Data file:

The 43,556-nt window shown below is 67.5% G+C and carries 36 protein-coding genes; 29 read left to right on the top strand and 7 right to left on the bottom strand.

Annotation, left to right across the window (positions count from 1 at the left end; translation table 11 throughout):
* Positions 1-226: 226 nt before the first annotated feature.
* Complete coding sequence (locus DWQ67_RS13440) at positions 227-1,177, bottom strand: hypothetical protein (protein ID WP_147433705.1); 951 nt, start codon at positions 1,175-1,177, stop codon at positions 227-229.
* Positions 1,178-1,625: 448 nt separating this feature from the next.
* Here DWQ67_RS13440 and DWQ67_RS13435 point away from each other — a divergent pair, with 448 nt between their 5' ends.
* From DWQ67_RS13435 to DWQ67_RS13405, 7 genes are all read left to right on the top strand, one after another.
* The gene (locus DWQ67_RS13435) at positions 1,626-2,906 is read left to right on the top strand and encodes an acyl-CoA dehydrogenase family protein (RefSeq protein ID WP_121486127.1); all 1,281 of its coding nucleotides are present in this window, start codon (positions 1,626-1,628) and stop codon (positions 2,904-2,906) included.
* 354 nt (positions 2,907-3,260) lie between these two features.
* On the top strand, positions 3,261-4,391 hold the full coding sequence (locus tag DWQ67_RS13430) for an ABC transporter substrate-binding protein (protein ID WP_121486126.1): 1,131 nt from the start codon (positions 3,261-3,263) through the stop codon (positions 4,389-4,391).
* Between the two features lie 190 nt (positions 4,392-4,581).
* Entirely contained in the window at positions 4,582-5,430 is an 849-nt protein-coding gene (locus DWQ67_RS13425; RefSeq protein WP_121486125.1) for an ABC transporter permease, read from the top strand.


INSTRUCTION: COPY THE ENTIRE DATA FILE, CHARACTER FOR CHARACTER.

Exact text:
The 43,556-nt window shown below is 67.5% G+C and carries 36 protein-coding genes; 29 read left to right on the top strand and 7 right to left on the bottom strand.

Annotation, left to right across the window (positions count from 1 at the left end; translation table 11 throughout):
* Positions 1-226: 226 nt before the first annotated feature.
* Complete coding sequence (locus DWQ67_RS13440) at positions 227-1,177, bottom strand: hypothetical protein (protein ID WP_147433705.1); 951 nt, start codon at positions 1,175-1,177, stop codon at positions 227-229.
* Positions 1,178-1,625: 448 nt separating this feature from the next.
* Here DWQ67_RS13440 and DWQ67_RS13435 point away from each other — a divergent pair, with 448 nt between their 5' ends.
* From DWQ67_RS13435 to DWQ67_RS13405, 7 genes are all read left to right on the top strand, one after another.
* The gene (locus DWQ67_RS13435) at positions 1,626-2,906 is read left to right on the top strand and encodes an acyl-CoA dehydrogenase family protein (RefSeq protein ID WP_121486127.1); all 1,281 of its coding nucleotides are present in this window, start codon (positions 1,626-1,628) and stop codon (positions 2,904-2,906) included.
* 354 nt (positions 2,907-3,260) lie between these two features.
* On the top strand, positions 3,261-4,391 hold the full coding sequence (locus tag DWQ67_RS13430) for an ABC transporter substrate-binding protein (protein ID WP_121486126.1): 1,131 nt from the start codon (positions 3,261-3,263) through the stop codon (positions 4,389-4,391).
* Between the two features lie 190 nt (positions 4,392-4,581).
* Entirely contained in the window at positions 4,582-5,430 is an 849-nt protein-coding gene (locus DWQ67_RS13425; RefSeq protein WP_121486125.1) for an ABC transporter permease, read from the top strand.